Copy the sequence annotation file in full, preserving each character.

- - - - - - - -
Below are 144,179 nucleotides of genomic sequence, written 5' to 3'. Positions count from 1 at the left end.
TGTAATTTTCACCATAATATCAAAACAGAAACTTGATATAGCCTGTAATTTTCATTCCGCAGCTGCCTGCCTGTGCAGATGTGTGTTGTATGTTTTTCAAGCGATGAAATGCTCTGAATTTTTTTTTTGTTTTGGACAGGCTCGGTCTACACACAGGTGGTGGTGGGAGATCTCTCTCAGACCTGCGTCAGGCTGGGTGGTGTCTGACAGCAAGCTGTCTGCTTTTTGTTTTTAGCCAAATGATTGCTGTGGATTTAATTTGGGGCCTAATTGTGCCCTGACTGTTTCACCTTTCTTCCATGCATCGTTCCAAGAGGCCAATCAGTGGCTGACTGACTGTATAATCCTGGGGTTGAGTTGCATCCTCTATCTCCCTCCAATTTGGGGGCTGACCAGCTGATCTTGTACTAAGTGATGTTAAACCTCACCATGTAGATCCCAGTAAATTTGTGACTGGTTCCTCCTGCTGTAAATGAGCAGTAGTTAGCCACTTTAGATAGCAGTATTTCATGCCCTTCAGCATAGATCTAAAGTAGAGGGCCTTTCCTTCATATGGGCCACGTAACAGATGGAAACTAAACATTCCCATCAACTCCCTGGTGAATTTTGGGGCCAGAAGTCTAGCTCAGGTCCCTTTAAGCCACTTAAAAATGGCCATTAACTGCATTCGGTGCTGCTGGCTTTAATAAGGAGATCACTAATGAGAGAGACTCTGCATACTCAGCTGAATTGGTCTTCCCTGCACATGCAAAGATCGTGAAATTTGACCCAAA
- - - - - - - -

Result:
Below are 144,179 nucleotides of genomic sequence, written 5' to 3'. Positions count from 1 at the left end.
TGTAATTTTCACCATAATATCAAAACAGAAACTTGATATAGCCTGTAATTTTCATTCCGCAGCTGCCTGCCTGTGCAGATGTGTGTTGTATGTTTTTCAAGCGATGAAATGCTCTGAATTTTTTTTTTGTTTTGGACAGGCTCGGTCTACACACAGGTGGTGGTGGGAGATCTCTCTCAGACCTGCGTCAGGCTGGGTGGTGTCTGACAGCAAGCTGTCTGCTTTTTGTTTTTAGCCAAATGATTGCTGTGGATTTAATTTGGGGCCTAATTGTGCCCTGACTGTTTCACCTTTCTTCCATGCATCGTTCCAAGAGGCCAATCAGTGGCTGACTGACTGTATAATCCTGGGGTTGAGTTGCATCCTCTATCTCCCTCCAATTTGGGGGCTGACCAGCTGATCTTGTACTAAGTGATGTTAAACCTCACCATGTAGATCCCAGTAAATTTGTGACTGGTTCCTCCTGCTGTAAATGAGCAGTAGTTAGCCACTTTAGATAGCAGTATTTCATGCCCTTCAGCATAGATCTAAAGTAGAGGGCCTTTCCTTCATATGGGCCACGTAACAGATGGAAACTAAACATTCCCATCAACTCCCTGGTGAATTTTGGGGCCAGAAGTCTAGCTCAGGTCCCTTTAAGCCACTTAAAAATGGCCATTAACTGCATTCGGTGCTGCTGGCTTTAATAAGGAGATCACTAATGAGAGAGACTCTGCATACTCAGCTGAATTGGTCTTCCCTGCACATGCAAAGATCGTGAAATTTGACCCAAA